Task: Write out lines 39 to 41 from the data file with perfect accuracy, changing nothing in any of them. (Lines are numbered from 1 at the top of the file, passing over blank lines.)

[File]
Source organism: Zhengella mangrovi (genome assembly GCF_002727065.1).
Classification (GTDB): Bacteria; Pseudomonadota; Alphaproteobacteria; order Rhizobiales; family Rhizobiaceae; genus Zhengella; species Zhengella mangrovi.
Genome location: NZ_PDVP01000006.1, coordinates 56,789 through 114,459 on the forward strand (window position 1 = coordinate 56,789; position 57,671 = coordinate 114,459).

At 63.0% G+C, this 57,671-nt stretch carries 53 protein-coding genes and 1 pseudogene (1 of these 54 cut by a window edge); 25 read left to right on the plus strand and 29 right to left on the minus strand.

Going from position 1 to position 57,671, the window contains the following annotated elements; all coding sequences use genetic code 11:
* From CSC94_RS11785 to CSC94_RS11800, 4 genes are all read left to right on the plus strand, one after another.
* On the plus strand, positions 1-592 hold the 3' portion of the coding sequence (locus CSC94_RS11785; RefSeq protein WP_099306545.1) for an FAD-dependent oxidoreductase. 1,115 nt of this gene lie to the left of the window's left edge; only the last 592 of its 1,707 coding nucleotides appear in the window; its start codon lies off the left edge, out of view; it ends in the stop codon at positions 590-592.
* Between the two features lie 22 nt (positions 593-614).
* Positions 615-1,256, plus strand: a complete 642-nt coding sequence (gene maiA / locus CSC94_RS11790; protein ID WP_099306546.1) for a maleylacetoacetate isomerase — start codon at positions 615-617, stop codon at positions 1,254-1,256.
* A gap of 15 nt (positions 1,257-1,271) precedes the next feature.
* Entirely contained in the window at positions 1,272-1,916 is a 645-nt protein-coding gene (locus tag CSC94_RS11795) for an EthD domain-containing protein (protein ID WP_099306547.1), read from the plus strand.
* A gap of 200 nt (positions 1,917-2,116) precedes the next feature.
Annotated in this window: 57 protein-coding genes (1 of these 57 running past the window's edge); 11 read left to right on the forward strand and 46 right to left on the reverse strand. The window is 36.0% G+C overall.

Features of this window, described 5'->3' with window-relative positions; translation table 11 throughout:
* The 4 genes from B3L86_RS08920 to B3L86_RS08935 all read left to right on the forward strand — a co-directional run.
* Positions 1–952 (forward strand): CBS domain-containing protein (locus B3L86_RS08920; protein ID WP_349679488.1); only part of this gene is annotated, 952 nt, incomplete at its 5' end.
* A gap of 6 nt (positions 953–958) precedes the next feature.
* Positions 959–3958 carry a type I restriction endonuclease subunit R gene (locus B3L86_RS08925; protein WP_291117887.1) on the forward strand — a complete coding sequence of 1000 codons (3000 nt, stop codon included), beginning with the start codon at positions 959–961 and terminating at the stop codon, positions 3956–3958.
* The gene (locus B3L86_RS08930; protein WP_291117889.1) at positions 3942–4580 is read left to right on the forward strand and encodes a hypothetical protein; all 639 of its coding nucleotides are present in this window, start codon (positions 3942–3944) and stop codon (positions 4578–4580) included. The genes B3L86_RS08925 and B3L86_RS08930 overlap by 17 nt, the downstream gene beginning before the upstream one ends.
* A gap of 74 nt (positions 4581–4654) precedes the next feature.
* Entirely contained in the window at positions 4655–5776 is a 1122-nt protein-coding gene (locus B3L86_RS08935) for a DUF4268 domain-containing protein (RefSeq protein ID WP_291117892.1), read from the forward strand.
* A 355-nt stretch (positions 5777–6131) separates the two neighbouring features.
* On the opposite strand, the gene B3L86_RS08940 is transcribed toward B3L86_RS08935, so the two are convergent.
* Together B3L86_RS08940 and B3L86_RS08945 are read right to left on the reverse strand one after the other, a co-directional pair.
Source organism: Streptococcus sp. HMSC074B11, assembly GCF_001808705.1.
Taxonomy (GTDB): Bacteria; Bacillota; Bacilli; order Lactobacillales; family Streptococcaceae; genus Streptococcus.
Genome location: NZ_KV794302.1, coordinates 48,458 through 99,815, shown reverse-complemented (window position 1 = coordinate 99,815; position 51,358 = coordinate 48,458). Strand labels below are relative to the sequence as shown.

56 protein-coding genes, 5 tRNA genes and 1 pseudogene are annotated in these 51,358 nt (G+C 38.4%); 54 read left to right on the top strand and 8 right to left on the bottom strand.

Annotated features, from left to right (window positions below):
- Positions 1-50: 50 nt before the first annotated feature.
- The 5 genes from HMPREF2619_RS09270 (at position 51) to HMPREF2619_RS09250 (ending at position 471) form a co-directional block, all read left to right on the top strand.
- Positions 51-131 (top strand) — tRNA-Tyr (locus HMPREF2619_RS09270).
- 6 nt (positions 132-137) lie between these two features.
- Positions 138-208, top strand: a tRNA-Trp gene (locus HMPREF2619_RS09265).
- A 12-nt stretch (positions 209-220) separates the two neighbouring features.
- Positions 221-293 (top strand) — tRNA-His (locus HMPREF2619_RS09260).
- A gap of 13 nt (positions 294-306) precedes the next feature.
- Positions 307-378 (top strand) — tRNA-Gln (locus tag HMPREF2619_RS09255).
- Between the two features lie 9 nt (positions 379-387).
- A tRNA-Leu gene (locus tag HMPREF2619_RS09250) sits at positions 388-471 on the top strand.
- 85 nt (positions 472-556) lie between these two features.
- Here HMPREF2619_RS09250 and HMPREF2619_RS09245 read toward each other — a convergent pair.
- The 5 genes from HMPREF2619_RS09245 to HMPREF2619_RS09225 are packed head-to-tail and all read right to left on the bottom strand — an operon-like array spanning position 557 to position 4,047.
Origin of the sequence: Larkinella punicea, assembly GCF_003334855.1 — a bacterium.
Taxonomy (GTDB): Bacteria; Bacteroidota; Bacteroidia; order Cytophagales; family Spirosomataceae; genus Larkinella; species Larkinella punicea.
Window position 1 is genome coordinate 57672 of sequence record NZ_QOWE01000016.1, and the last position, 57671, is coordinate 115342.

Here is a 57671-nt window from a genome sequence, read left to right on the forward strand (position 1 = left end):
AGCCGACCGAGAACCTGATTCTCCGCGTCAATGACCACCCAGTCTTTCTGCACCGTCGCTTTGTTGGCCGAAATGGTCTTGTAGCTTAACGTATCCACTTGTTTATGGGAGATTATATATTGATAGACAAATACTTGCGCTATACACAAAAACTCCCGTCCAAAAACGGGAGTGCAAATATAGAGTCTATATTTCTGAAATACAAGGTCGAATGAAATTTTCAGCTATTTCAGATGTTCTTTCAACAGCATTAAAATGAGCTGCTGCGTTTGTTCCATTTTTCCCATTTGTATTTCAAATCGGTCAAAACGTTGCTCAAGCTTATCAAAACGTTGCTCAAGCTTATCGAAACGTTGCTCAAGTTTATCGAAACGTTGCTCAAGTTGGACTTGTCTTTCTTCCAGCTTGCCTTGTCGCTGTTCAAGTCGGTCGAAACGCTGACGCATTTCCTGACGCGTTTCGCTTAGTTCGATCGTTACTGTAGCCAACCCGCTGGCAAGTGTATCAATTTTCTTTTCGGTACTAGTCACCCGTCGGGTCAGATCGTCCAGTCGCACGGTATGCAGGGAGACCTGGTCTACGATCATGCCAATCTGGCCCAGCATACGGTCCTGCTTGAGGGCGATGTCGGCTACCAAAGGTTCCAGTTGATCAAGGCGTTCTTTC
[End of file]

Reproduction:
- Between the two features lie 9 nt (positions 379-387).
- A tRNA-Leu gene (locus tag HMPREF2619_RS09250) sits at positions 388-471 on the top strand.
- 85 nt (positions 472-556) lie between these two features.